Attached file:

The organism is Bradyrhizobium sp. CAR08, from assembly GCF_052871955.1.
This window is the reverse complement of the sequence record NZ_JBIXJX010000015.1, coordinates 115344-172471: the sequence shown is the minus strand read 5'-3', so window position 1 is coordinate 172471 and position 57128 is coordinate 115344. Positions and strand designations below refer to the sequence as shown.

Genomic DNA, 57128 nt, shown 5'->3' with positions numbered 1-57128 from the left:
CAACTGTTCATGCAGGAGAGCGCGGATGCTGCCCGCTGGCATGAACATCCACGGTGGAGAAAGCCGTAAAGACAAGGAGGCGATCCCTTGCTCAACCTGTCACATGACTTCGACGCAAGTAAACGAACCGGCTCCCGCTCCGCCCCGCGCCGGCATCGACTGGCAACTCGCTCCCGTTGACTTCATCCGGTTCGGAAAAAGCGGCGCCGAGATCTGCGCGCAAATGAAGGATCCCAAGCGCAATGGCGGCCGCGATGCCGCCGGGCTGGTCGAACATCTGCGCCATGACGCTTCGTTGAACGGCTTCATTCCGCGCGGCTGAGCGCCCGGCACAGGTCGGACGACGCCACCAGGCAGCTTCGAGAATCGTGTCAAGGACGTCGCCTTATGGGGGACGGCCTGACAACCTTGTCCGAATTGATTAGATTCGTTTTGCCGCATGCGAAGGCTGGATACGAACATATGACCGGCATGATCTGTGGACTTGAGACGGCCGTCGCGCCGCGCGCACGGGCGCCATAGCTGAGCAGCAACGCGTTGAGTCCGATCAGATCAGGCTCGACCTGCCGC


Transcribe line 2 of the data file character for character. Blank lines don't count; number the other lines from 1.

This window is the reverse complement of the sequence record NZ_JBIXJX010000015.1, coordinates 115344-172471: the sequence shown is the minus strand read 5'-3', so window position 1 is coordinate 172471 and position 57128 is coordinate 115344. Positions and strand designations below refer to the sequence as shown.